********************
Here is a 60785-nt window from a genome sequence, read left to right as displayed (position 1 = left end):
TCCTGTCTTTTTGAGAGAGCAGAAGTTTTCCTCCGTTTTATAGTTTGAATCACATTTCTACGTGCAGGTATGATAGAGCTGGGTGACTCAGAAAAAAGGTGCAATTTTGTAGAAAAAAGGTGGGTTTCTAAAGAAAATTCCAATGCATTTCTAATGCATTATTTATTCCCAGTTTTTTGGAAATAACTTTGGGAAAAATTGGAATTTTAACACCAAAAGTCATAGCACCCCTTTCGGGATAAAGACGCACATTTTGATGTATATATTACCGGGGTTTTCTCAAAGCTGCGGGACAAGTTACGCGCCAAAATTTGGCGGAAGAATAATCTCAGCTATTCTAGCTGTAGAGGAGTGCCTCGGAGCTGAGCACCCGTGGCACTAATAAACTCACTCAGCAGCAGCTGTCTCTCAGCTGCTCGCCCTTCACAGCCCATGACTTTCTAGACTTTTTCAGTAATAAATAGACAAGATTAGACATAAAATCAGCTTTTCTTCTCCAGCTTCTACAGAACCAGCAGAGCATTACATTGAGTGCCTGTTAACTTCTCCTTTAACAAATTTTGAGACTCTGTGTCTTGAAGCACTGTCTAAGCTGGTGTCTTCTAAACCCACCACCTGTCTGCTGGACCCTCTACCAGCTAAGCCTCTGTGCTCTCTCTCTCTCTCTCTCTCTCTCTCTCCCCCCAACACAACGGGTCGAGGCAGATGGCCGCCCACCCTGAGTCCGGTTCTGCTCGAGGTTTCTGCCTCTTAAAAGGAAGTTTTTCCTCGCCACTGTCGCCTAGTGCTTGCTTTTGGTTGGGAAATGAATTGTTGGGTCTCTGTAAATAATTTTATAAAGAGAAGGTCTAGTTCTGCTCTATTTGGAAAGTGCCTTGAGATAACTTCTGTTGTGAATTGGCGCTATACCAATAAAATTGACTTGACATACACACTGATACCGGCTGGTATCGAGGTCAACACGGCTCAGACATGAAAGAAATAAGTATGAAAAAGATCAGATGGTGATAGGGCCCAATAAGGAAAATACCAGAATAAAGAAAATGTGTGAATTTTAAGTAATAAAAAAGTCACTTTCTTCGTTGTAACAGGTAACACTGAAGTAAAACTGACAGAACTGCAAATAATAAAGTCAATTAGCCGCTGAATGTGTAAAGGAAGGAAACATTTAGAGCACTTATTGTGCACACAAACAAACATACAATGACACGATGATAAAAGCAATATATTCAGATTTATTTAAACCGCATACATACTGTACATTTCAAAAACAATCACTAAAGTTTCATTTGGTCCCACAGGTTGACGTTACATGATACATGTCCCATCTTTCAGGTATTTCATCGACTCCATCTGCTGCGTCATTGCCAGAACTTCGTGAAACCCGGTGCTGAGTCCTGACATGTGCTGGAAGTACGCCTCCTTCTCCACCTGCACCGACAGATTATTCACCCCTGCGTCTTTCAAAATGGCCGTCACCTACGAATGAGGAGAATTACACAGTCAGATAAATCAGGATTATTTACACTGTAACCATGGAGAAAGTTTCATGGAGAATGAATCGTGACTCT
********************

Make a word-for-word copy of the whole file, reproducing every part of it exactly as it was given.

Here is a 60785-nt window from a genome sequence, read left to right as displayed (position 1 = left end):
TCCTGTCTTTTTGAGAGAGCAGAAGTTTTCCTCCGTTTTATAGTTTGAATCACATTTCTACGTGCAGGTATGATAGAGCTGGGTGACTCAGAAAAAAGGTGCAATTTTGTAGAAAAAAGGTGGGTTTCTAAAGAAAATTCCAATGCATTTCTAATGCATTATTTATTCCCAGTTTTTTGGAAATAACTTTGGGAAAAATTGGAATTTTAACACCAAAAGTCATAGCACCCCTTTCGGGATAAAGACGCACATTTTGATGTATATATTACCGGGGTTTTCTCAAAGCTGCGGGACAAGTTACGCGCCAAAATTTGGCGGAAGAATAATCTCAGCTATTCTAGCTGTAGAGGAGTGCCTCGGAGCTGAGCACCCGTGGCACTAATAAACTCACTCAGCAGCAGCTGTCTCTCAGCTGCTCGCCCTTCACAGCCCATGACTTTCTAGACTTTTTCAGTAATAAATAGACAAGATTAGACATAAAATCAGCTTTTCTTCTCCAGCTTCTACAGAACCAGCAGAGCATTACATTGAGTGCCTGTTAACTTCTCCTTTAACAAATTTTGAGACTCTGTGTCTTGAAGCACTGTCTAAGCTGGTGTCTTCTAAACCCACCACCTGTCTGCTGGACCCTCTACCAGCTAAGCCTCTGTGCTCTCTCTCTCTCTCTCTCTCTCTCTCTCCCCCCAACACAACGGGTCGAGGCAGATGGCCGCCCACCCTGAGTCCGGTTCTGCTCGAGGTTTCTGCCTCTTAAAAGGAAGTTTTTCCTCGCCACTGTCGCCTAGTGCTTGCTTTTGGTTGGGAAATGAATTGTTGGGTCTCTGTAAATAATTTTATAAAGAGAAGGTCTAGTTCTGCTCTATTTGGAAAGTGCCTTGAGATAACTTCTGTTGTGAATTGGCGCTATACCAATAAAATTGACTTGACATACACACTGATACCGGCTGGTATCGAGGTCAACACGGCTCAGACATGAAAGAAATAAGTATGAAAAAGATCAGATGGTGATAGGGCCCAATAAGGAAAATACCAGAATAAAGAAAATGTGTGAATTTTAAGTAATAAAAAAGTCACTTTCTTCGTTGTAACAGGTAACACTGAAGTAAAACTGACAGAACTGCAAATAATAAAGTCAATTAGCCGCTGAATGTGTAAAGGAAGGAAACATTTAGAGCACTTATTGTGCACACAAACAAACATACAATGACACGATGATAAAAGCAATATATTCAGATTTATTTAAACCGCATACATACTGTACATTTCAAAAACAATCACTAAAGTTTCATTTGGTCCCACAGGTTGACGTTACATGATACATGTCCCATCTTTCAGGTATTTCATCGACTCCATCTGCTGCGTCATTGCCAGAACTTCGTGAAACCCGGTGCTGAGTCCTGACATGTGCTGGAAGTACGCCTCCTTCTCCACCTGCACCGACAGATTATTCACCCCTGCGTCTTTCAAAATGGCCGTCACCTACGAATGAGGAGAATTACACAGTCAGATAAATCAGGATTATTTACACTGTAACCATGGAGAAAGTTTCATGGAGAATGAATCGTGACTCT